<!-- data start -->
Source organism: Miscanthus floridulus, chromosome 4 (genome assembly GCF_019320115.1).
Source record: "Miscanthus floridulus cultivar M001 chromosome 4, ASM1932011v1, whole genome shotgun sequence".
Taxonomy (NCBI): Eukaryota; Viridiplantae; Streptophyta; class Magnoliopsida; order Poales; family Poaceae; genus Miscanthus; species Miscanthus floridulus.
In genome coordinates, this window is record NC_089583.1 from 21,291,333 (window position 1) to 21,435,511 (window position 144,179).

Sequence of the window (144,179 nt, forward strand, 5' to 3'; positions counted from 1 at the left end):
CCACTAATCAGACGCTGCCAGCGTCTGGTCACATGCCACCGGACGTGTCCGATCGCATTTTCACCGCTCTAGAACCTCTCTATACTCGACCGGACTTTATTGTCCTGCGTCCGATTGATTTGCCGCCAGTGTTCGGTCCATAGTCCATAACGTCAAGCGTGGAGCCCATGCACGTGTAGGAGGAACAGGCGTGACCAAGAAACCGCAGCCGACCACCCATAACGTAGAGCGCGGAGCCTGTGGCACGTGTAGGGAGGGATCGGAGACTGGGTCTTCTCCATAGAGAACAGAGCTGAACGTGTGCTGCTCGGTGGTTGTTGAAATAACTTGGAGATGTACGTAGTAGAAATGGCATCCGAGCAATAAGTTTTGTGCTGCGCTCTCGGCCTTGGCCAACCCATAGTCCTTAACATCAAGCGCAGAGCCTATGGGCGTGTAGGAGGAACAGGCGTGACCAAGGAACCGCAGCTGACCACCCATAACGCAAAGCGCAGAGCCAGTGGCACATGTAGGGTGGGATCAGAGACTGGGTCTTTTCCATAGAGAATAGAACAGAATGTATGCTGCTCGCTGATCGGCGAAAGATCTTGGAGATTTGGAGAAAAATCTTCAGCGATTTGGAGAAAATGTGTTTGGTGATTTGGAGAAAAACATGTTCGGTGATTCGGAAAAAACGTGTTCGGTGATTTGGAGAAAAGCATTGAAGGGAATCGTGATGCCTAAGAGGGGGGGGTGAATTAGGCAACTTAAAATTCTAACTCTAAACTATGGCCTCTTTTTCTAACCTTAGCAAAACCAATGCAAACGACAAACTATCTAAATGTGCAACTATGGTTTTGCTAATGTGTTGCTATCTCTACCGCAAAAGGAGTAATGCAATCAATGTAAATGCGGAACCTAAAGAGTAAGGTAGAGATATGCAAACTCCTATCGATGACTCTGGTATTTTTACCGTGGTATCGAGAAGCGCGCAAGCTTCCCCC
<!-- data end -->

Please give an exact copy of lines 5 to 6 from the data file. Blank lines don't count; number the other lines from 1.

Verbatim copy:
Sequence of the window (144,179 nt, forward strand, 5' to 3'; positions counted from 1 at the left end):
CCACTAATCAGACGCTGCCAGCGTCTGGTCACATGCCACCGGACGTGTCCGATCGCATTTTCACCGCTCTAGAACCTCTCTATACTCGACCGGACTTTATTGTCCTGCGTCCGATTGATTTGCCGCCAGTGTTCGGTCCATAGTCCATAACGTCAAGCGTGGAGCCCATGCACGTGTAGGAGGAACAGGCGTGACCAAGAAACCGCAGCCGACCACCCATAACGTAGAGCGCGGAGCCTGTGGCACGTGTAGGGAGGGATCGGAGACTGGGTCTTCTCCATAGAGAACAGAGCTGAACGTGTGCTGCTCGGTGGTTGTTGAAATAACTTGGAGATGTACGTAGTAGAAATGGCATCCGAGCAATAAGTTTTGTGCTGCGCTCTCGGCCTTGGCCAACCCATAGTCCTTAACATCAAGCGCAGAGCCTATGGGCGTGTAGGAGGAACAGGCGTGACCAAGGAACCGCAGCTGACCACCCATAACGCAAAGCGCAGAGCCAGTGGCACATGTAGGGTGGGATCAGAGACTGGGTCTTTTCCATAGAGAATAGAACAGAATGTATGCTGCTCGCTGATCGGCGAAAGATCTTGGAGATTTGGAGAAAAATCTTCAGCGATTTGGAGAAAATGTGTTTGGTGATTTGGAGAAAAACATGTTCGGTGATTCGGAAAAAACGTGTTCGGTGATTTGGAGAAAAGCATTGAAGGGAATCGTGATGCCTAAGAGGGGGGGGTGAATTAGGCAACTTAAAATTCTAACTCTAAACTATGGCCTCTTTTTCTAACCTTAGCAAAACCAATGCAAACGACAAACTATCTAAATGTGCAACTATGGTTTTGCTAATGTGTTGCTATCTCTACCGCAAAAGGAGTAATGCAATCAATGTAAATGCGGAACCTAAAGAGTAAGGTAGAGATATGCAAACTCCTATCGATGACTCTGGTATTTTTACCGTGGTATCGAGAAGCGCGCAAGCTTCCCCC